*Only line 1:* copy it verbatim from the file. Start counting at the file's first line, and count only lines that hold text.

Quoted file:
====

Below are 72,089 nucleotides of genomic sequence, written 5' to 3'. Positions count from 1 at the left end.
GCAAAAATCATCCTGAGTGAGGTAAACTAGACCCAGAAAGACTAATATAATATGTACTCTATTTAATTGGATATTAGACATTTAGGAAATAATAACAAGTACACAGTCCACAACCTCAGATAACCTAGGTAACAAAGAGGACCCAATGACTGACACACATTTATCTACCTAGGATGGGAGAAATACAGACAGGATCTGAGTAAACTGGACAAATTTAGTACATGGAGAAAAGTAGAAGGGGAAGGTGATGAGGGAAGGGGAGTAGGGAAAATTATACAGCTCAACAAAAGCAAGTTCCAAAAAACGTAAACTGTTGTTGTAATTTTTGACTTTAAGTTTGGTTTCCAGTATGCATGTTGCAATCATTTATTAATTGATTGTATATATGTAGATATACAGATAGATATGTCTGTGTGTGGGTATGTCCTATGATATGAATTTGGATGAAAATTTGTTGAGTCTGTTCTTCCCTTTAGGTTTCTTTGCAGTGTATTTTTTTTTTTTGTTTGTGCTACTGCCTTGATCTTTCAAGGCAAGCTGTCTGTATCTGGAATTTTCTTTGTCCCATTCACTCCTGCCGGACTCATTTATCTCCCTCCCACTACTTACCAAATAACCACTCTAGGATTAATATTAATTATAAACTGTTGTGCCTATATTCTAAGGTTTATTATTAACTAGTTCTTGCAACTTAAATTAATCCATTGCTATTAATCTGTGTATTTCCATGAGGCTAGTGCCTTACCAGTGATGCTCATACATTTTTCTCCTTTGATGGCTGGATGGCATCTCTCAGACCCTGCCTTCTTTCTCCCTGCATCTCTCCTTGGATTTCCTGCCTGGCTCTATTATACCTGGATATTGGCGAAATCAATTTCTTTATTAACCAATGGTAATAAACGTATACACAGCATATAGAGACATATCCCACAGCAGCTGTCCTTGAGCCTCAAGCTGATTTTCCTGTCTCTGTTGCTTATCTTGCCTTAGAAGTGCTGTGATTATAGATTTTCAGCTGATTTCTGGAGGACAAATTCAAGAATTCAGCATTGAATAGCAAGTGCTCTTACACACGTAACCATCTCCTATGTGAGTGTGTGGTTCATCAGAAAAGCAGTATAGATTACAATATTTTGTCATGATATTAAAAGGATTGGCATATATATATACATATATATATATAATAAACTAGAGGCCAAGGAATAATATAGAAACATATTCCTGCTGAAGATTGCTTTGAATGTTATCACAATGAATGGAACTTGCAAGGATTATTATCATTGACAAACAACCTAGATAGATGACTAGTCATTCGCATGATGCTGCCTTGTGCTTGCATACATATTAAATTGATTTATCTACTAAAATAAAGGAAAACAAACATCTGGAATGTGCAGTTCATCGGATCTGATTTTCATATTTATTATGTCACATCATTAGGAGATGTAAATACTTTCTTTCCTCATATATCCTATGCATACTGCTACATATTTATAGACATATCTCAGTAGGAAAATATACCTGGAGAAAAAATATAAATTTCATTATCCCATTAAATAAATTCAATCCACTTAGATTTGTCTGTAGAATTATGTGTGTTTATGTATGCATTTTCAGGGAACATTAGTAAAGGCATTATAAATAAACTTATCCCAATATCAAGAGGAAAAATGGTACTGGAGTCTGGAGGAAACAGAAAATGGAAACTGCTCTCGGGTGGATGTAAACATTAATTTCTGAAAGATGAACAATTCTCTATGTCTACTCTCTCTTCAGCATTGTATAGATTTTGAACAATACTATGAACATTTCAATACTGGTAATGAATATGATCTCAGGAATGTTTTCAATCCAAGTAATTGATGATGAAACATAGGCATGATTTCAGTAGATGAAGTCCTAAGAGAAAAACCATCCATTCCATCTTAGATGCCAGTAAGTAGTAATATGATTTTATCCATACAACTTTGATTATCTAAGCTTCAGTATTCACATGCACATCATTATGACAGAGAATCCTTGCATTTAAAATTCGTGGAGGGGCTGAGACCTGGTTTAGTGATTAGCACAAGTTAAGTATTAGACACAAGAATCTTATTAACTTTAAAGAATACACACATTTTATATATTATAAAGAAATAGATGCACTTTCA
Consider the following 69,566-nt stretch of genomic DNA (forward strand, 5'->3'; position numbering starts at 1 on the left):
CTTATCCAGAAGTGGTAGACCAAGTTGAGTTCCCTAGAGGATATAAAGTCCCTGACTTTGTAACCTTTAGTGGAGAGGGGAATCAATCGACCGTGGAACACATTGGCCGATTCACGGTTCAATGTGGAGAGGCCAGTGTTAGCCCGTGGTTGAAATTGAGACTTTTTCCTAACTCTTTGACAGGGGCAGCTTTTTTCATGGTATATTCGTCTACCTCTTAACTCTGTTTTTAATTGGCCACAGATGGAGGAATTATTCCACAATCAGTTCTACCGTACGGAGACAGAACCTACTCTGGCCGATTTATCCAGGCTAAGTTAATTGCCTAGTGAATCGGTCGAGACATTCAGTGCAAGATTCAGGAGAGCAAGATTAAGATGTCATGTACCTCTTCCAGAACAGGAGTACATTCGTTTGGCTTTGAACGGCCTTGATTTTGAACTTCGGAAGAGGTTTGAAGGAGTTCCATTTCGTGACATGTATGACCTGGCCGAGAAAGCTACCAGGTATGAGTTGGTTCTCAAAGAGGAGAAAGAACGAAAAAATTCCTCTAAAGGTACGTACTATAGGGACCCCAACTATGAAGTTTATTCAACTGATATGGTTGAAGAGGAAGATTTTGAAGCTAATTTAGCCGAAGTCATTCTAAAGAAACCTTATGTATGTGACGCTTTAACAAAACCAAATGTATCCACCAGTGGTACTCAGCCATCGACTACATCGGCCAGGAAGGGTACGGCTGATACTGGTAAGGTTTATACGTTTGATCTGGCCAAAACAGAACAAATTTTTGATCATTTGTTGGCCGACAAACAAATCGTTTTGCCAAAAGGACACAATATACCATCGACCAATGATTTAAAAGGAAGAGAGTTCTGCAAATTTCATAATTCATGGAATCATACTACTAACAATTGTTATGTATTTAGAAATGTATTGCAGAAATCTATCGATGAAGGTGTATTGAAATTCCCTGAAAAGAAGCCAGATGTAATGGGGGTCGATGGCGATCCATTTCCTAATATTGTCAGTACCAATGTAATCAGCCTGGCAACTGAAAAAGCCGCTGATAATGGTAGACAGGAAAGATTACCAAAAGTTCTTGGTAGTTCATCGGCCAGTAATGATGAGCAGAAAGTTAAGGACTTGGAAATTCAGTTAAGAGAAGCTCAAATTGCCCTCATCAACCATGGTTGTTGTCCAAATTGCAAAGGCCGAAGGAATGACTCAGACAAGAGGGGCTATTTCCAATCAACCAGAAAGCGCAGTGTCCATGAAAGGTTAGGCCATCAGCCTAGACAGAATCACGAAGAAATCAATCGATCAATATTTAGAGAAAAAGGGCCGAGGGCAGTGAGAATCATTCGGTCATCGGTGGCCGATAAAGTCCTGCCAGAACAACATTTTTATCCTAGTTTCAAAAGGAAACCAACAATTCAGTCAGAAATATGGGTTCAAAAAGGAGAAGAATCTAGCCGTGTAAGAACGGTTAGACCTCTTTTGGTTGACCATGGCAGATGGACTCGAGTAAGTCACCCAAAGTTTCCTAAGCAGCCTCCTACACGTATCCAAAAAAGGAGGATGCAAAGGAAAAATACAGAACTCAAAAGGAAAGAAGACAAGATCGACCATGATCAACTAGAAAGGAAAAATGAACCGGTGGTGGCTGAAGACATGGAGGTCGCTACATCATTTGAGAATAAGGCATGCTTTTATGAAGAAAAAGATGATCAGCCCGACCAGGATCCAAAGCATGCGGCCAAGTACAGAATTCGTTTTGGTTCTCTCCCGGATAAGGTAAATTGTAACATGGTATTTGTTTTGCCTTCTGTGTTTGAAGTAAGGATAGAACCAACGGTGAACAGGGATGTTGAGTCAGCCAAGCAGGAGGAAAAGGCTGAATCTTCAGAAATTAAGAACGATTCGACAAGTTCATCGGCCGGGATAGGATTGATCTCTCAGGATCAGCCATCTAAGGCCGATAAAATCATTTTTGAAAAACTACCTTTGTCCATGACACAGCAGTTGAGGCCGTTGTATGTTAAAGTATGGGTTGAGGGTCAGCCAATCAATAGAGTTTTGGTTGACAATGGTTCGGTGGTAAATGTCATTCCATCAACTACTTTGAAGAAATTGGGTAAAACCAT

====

Below are 72,089 nucleotides of genomic sequence, written 5' to 3'. Positions count from 1 at the left end.